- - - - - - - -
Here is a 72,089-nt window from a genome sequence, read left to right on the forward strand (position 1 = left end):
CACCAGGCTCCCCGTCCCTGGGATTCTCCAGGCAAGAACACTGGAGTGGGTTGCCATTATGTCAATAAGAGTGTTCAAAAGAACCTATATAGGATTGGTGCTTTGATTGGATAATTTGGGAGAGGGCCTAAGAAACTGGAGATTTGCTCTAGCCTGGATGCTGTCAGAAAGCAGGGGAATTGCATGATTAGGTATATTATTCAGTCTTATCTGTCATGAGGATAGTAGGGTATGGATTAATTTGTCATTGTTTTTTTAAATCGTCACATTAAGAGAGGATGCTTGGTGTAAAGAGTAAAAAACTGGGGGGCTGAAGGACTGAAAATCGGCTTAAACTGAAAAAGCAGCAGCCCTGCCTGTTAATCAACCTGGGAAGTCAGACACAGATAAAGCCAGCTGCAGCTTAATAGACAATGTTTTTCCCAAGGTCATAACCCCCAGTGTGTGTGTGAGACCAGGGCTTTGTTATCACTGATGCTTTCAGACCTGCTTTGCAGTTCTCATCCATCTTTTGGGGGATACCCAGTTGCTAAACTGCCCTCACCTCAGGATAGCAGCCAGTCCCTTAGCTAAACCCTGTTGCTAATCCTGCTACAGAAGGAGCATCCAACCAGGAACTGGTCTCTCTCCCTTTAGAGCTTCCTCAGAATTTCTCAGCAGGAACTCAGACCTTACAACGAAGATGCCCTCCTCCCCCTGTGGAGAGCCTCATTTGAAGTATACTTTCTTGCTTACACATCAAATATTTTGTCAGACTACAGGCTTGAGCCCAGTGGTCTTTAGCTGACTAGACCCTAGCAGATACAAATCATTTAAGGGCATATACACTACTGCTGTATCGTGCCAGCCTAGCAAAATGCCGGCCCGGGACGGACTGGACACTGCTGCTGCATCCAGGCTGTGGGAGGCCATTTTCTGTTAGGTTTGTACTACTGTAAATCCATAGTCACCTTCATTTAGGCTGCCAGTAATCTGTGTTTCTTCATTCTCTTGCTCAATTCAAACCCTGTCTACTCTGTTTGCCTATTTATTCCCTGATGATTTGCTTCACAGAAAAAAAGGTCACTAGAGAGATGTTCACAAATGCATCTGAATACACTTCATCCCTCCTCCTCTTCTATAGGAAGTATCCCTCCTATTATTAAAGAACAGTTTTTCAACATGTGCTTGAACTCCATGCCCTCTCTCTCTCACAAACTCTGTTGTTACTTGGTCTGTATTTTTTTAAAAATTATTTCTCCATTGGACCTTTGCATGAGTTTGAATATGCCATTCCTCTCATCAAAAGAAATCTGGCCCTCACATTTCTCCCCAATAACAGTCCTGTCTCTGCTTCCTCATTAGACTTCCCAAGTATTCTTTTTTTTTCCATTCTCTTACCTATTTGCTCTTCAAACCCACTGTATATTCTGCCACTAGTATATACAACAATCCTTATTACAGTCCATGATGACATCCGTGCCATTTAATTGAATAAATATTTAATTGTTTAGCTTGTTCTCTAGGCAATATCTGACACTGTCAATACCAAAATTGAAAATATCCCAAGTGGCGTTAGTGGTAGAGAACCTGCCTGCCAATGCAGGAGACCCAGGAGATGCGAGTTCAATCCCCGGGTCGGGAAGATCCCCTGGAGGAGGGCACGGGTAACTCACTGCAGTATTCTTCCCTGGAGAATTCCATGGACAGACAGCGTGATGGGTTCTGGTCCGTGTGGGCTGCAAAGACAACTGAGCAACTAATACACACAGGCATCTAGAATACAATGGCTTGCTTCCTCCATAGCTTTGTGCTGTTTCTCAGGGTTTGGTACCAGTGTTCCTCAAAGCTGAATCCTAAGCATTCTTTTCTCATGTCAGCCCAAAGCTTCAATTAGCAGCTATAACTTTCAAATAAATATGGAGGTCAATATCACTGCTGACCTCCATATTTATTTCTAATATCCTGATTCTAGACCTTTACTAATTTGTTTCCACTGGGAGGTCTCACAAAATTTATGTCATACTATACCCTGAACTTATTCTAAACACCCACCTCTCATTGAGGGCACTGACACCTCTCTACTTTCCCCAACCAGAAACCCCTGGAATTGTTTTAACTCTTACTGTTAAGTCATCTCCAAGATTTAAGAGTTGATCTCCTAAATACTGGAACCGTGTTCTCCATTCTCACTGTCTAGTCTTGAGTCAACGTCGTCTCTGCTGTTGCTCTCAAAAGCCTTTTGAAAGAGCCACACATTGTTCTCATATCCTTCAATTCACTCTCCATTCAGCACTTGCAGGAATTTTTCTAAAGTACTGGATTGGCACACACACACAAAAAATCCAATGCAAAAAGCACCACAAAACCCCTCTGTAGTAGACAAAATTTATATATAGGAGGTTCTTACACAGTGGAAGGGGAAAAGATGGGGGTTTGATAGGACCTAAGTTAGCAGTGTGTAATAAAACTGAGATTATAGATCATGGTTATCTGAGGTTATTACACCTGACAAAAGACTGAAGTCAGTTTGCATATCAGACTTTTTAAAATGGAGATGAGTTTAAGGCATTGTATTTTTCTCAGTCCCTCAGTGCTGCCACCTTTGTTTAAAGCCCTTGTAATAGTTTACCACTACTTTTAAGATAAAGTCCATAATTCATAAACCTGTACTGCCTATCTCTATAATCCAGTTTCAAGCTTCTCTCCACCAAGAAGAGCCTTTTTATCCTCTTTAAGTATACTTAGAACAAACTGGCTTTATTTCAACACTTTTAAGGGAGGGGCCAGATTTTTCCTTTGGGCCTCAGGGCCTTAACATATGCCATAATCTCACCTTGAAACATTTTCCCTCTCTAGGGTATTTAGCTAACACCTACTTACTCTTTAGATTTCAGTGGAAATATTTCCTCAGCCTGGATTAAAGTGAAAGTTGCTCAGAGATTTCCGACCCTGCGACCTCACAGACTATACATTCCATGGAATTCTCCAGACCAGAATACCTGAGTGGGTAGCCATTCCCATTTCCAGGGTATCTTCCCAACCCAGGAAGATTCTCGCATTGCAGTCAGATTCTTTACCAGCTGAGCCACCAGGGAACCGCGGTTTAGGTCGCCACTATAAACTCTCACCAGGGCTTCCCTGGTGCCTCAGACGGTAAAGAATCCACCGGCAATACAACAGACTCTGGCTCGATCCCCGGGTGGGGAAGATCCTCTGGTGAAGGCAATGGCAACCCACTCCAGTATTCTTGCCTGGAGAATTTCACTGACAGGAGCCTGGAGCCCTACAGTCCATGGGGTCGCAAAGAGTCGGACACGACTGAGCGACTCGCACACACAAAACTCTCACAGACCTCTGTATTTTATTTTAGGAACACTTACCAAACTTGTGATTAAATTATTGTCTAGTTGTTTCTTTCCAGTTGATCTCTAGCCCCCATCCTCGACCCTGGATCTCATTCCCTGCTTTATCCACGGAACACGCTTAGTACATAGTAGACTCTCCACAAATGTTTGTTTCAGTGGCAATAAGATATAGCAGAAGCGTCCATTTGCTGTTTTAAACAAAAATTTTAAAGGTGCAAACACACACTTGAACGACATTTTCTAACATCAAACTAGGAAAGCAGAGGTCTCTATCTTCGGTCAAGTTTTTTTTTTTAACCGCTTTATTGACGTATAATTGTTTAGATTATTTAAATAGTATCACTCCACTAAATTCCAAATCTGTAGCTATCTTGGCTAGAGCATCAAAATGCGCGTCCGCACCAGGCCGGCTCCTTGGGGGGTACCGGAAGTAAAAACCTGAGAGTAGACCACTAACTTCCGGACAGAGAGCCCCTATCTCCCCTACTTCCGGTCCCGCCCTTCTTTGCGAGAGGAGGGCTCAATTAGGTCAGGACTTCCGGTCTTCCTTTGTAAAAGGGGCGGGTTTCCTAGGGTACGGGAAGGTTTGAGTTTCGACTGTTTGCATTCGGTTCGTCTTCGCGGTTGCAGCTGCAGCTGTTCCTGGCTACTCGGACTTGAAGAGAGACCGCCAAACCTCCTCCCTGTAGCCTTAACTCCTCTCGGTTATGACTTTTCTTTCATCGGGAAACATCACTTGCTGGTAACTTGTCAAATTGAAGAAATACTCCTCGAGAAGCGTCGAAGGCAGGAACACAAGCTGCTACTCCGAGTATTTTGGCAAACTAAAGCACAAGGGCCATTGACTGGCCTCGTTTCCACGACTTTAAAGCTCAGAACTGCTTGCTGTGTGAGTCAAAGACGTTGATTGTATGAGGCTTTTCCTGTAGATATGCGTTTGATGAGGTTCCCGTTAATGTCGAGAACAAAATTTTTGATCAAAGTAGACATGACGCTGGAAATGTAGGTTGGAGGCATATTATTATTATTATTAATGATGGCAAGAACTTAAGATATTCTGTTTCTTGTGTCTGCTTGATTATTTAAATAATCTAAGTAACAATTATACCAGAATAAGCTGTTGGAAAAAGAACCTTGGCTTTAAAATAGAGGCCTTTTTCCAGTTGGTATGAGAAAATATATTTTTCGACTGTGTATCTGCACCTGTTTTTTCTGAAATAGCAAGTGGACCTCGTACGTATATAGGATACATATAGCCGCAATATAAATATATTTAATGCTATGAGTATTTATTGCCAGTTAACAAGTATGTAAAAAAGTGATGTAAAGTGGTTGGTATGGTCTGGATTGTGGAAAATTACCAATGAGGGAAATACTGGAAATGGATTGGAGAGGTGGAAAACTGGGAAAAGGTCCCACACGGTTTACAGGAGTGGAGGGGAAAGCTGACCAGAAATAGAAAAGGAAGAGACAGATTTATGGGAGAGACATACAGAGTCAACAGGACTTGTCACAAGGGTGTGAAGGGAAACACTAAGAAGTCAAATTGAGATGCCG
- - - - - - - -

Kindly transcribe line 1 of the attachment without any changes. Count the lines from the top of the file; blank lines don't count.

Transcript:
Here is a 72,089-nt window from a genome sequence, read left to right on the forward strand (position 1 = left end):